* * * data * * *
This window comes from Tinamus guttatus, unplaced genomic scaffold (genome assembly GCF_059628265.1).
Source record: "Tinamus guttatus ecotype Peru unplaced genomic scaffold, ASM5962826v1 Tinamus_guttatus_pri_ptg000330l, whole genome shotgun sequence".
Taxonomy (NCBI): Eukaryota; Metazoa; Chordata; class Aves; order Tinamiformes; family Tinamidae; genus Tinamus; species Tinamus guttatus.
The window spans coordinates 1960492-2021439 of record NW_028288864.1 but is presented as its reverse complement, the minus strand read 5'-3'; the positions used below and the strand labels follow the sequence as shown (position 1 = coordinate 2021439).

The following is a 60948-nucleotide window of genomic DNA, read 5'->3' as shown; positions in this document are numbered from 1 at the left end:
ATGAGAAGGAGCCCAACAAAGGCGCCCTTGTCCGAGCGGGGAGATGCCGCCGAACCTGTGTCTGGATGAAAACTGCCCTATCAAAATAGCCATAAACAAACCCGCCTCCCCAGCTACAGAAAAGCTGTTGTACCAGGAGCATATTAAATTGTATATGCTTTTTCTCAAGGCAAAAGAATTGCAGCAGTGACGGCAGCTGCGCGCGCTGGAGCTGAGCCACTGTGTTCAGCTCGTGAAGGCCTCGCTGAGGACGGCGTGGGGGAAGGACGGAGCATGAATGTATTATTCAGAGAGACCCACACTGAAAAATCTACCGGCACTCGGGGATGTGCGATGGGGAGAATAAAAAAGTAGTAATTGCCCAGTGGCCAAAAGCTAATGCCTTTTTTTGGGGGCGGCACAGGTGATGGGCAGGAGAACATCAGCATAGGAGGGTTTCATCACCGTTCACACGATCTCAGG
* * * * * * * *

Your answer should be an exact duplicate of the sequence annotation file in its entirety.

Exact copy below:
This window comes from Tinamus guttatus, unplaced genomic scaffold (genome assembly GCF_059628265.1).
Source record: "Tinamus guttatus ecotype Peru unplaced genomic scaffold, ASM5962826v1 Tinamus_guttatus_pri_ptg000330l, whole genome shotgun sequence".
Taxonomy (NCBI): Eukaryota; Metazoa; Chordata; class Aves; order Tinamiformes; family Tinamidae; genus Tinamus; species Tinamus guttatus.
The window spans coordinates 1960492-2021439 of record NW_028288864.1 but is presented as its reverse complement, the minus strand read 5'-3'; the positions used below and the strand labels follow the sequence as shown (position 1 = coordinate 2021439).

The following is a 60948-nucleotide window of genomic DNA, read 5'->3' as shown; positions in this document are numbered from 1 at the left end:
ATGAGAAGGAGCCCAACAAAGGCGCCCTTGTCCGAGCGGGGAGATGCCGCCGAACCTGTGTCTGGATGAAAACTGCCCTATCAAAATAGCCATAAACAAACCCGCCTCCCCAGCTACAGAAAAGCTGTTGTACCAGGAGCATATTAAATTGTATATGCTTTTTCTCAAGGCAAAAGAATTGCAGCAGTGACGGCAGCTGCGCGCGCTGGAGCTGAGCCACTGTGTTCAGCTCGTGAAGGCCTCGCTGAGGACGGCGTGGGGGAAGGACGGAGCATGAATGTATTATTCAGAGAGACCCACACTGAAAAATCTACCGGCACTCGGGGATGTGCGATGGGGAGAATAAAAAAGTAGTAATTGCCCAGTGGCCAAAAGCTAATGCCTTTTTTTGGGGGCGGCACAGGTGATGGGCAGGAGAACATCAGCATAGGAGGGTTTCATCACCGTTCACACGATCTCAGG